The bead on our studded front tire on the box bike broke and stuck out through the rubber, popping our tube and putting us on the train these last two icy days awaiting its replacement. Two of our favorite winter reads came out.
The Bear’s Bicycle by Emilie Warren McLeod and illustrated by David McPhail is a new absolute favorite. It is a wonderful book about biking from 1975 that is actually very current. It covers everything from making turns and checking tires to not getting doored, as a young boy (a clever rider) and his brought-to-life teddy bear (rather reckless) go off on their daily ride. Perfect for the learning rider, it says it all with sly humor and clever pictures. My kids crack up at the Bear’s cycling antics every time. Though it’s pre-helmet era, the boy’s puffy cap looks suspiciously like a chic Yakkay hat helmet.
You can probably find it at the library or order it from your trusty neighborhood book store — like Sandmeyer’s or Women and Children First. (link here)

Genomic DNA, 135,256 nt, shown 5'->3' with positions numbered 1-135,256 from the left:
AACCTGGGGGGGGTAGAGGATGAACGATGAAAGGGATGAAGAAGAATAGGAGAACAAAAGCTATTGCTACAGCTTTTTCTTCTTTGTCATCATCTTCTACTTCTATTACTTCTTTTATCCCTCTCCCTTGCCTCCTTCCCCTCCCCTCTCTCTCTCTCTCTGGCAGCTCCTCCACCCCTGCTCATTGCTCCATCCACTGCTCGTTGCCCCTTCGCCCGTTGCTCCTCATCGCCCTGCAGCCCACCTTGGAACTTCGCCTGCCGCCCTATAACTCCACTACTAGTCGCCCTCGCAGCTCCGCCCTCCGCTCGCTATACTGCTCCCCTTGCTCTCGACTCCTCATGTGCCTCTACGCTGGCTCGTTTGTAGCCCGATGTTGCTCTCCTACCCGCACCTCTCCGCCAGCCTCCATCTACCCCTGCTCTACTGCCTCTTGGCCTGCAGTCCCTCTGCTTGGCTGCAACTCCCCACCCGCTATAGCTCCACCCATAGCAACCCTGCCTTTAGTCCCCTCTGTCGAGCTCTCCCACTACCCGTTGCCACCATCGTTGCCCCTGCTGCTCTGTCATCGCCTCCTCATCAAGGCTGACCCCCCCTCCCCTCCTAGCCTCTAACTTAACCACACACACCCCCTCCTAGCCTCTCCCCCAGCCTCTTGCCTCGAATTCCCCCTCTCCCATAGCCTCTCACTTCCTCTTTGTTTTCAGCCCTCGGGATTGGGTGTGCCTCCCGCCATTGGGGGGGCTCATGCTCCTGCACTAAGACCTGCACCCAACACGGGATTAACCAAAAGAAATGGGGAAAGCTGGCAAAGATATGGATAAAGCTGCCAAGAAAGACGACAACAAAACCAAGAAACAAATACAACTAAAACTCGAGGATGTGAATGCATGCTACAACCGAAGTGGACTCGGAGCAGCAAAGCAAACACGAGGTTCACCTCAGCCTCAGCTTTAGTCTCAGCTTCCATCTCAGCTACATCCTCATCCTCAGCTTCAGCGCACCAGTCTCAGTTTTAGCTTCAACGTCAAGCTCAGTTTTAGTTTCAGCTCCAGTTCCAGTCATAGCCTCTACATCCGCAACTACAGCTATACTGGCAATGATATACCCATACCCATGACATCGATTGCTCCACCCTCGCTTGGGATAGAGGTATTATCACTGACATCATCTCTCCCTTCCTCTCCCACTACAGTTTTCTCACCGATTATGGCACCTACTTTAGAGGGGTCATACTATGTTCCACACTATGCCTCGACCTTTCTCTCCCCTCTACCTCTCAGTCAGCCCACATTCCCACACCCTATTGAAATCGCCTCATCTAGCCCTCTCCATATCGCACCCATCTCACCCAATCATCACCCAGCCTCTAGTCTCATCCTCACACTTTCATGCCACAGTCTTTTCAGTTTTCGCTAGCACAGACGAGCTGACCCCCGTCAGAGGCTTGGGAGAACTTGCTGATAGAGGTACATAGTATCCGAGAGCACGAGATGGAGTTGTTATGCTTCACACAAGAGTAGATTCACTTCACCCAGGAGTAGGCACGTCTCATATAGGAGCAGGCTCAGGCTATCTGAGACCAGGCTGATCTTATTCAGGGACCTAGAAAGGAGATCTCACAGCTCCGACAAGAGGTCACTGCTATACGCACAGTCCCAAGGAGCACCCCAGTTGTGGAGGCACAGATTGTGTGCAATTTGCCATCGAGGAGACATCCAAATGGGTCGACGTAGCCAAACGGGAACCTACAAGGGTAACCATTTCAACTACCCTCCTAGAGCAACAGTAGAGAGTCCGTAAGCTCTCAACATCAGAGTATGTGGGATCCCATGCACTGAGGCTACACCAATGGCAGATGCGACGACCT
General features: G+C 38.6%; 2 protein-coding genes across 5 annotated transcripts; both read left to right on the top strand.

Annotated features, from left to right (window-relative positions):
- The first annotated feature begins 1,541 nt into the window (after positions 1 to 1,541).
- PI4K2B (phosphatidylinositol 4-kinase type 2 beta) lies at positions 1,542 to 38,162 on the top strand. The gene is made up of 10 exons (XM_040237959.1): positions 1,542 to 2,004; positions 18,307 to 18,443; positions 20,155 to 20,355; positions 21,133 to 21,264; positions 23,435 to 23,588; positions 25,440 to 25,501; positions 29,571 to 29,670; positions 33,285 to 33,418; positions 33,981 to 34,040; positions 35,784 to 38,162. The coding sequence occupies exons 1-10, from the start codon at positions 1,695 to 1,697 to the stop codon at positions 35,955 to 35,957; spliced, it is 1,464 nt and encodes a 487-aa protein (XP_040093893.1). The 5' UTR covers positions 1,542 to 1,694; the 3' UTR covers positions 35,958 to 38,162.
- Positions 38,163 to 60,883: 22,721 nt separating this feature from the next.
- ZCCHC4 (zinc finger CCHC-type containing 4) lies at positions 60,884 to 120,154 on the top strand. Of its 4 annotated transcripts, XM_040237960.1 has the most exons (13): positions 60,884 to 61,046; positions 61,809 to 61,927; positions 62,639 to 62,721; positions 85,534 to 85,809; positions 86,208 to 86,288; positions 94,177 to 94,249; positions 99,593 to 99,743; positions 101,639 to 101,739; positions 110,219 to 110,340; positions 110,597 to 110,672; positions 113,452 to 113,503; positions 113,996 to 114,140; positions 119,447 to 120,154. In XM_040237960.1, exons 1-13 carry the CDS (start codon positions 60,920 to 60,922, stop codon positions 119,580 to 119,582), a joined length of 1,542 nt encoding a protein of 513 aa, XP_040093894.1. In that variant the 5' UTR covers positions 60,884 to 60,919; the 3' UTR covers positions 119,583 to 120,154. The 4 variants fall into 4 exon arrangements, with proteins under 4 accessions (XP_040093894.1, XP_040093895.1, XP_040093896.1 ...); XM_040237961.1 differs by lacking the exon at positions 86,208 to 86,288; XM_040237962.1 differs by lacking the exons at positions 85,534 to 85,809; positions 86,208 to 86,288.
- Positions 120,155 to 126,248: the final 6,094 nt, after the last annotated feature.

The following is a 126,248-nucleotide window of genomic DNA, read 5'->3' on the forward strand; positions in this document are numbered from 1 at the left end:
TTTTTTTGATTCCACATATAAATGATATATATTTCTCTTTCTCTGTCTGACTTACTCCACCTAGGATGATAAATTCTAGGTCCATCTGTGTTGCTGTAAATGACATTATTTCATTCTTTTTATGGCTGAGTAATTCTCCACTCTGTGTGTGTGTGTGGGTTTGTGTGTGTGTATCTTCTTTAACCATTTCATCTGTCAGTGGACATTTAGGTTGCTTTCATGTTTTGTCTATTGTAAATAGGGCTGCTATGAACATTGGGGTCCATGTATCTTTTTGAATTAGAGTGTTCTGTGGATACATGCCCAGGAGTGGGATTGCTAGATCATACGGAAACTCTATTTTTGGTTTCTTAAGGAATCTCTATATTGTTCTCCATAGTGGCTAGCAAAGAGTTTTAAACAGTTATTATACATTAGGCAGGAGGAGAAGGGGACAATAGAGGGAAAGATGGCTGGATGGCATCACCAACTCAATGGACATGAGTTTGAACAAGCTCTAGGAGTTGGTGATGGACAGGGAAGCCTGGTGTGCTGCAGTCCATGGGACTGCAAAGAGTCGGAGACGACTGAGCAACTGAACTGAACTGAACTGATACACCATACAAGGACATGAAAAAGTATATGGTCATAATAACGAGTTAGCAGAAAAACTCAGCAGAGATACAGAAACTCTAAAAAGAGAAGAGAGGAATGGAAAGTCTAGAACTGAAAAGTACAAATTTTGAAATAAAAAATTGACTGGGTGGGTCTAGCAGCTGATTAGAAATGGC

Usually there is plenty to watch on our wintery city rides, be it a new building going up or the perennial hit — some gigantic machinery next to a huge hole getting dug in the road. More than buildings grows in Chicago, and a nice trip game we play is to spy winter trees we pass on a ride and identify them from their shapes. Carole Gerber’s Winter Trees was our original inspiration for this game. A book perfect for the younger rider, Leslie Evans’s sweet linoleum block, watercolor and collage illustrations bring the shapes of winter trees to life. They especially piqued my middle guy’s curiosity about which trees we passed on our daily rides. It’s a nice counterpoint to the bulldozers and street cleaning machines! I like that Winter Trees gently describes the difference between deciduous and evergreen trees and gives tactile clues for telling seven different trees apart — a good number for the budding arborist to remember.
Sometimes we ride by trees in a place a few times and try to guess as we go by what the trees are from their shapes, then go back, when we have time, to check the bark and branches, to see if we were right. If you get really good at the tree game, tree guides can be fun to have around. We have a Peterson’s Guide to North American Forests but there are plenty of other good ones to be found at the library or book store.